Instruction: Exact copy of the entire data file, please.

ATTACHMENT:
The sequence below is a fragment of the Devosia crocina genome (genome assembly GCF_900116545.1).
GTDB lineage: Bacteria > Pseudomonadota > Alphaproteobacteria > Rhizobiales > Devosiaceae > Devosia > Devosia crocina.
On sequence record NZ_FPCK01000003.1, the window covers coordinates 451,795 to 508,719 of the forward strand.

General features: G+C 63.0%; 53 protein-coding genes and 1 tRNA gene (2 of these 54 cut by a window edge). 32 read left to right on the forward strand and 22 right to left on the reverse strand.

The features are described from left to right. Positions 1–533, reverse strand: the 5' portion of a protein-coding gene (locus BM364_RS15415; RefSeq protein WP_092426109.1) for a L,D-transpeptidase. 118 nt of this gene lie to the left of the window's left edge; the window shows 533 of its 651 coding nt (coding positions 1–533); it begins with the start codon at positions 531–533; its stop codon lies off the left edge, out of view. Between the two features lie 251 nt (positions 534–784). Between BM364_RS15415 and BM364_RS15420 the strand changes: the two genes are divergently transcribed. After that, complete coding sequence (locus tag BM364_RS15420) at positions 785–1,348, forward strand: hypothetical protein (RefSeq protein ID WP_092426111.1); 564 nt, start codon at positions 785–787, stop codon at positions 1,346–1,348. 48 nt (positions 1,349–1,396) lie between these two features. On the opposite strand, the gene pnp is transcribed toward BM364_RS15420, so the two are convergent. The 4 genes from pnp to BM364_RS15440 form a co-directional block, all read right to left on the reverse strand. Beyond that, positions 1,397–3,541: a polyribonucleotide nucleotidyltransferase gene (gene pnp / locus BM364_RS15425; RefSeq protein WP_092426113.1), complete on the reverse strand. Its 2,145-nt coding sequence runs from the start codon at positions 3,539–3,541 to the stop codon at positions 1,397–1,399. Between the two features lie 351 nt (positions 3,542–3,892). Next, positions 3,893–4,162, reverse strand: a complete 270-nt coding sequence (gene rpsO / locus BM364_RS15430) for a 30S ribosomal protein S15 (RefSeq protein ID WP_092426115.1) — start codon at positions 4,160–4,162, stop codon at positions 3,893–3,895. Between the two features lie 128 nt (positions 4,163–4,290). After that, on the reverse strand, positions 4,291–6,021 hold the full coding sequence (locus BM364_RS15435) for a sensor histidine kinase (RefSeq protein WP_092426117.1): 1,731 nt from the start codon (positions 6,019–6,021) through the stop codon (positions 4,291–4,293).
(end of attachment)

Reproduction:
The sequence below is a fragment of the Devosia crocina genome (genome assembly GCF_900116545.1).
GTDB lineage: Bacteria > Pseudomonadota > Alphaproteobacteria > Rhizobiales > Devosiaceae > Devosia > Devosia crocina.
On sequence record NZ_FPCK01000003.1, the window covers coordinates 451,795 to 508,719 of the forward strand.

General features: G+C 63.0%; 53 protein-coding genes and 1 tRNA gene (2 of these 54 cut by a window edge). 32 read left to right on the forward strand and 22 right to left on the reverse strand.

The features are described from left to right. Positions 1–533, reverse strand: the 5' portion of a protein-coding gene (locus BM364_RS15415; RefSeq protein WP_092426109.1) for a L,D-transpeptidase. 118 nt of this gene lie to the left of the window's left edge; the window shows 533 of its 651 coding nt (coding positions 1–533); it begins with the start codon at positions 531–533; its stop codon lies off the left edge, out of view. Between the two features lie 251 nt (positions 534–784). Between BM364_RS15415 and BM364_RS15420 the strand changes: the two genes are divergently transcribed. After that, complete coding sequence (locus tag BM364_RS15420) at positions 785–1,348, forward strand: hypothetical protein (RefSeq protein ID WP_092426111.1); 564 nt, start codon at positions 785–787, stop codon at positions 1,346–1,348. 48 nt (positions 1,349–1,396) lie between these two features. On the opposite strand, the gene pnp is transcribed toward BM364_RS15420, so the two are convergent. The 4 genes from pnp to BM364_RS15440 form a co-directional block, all read right to left on the reverse strand. Beyond that, positions 1,397–3,541: a polyribonucleotide nucleotidyltransferase gene (gene pnp / locus BM364_RS15425; RefSeq protein WP_092426113.1), complete on the reverse strand. Its 2,145-nt coding sequence runs from the start codon at positions 3,539–3,541 to the stop codon at positions 1,397–1,399. Between the two features lie 351 nt (positions 3,542–3,892). Next, positions 3,893–4,162, reverse strand: a complete 270-nt coding sequence (gene rpsO / locus BM364_RS15430) for a 30S ribosomal protein S15 (RefSeq protein ID WP_092426115.1) — start codon at positions 4,160–4,162, stop codon at positions 3,893–3,895. Between the two features lie 128 nt (positions 4,163–4,290). After that, on the reverse strand, positions 4,291–6,021 hold the full coding sequence (locus BM364_RS15435) for a sensor histidine kinase (RefSeq protein WP_092426117.1): 1,731 nt from the start codon (positions 6,019–6,021) through the stop codon (positions 4,291–4,293).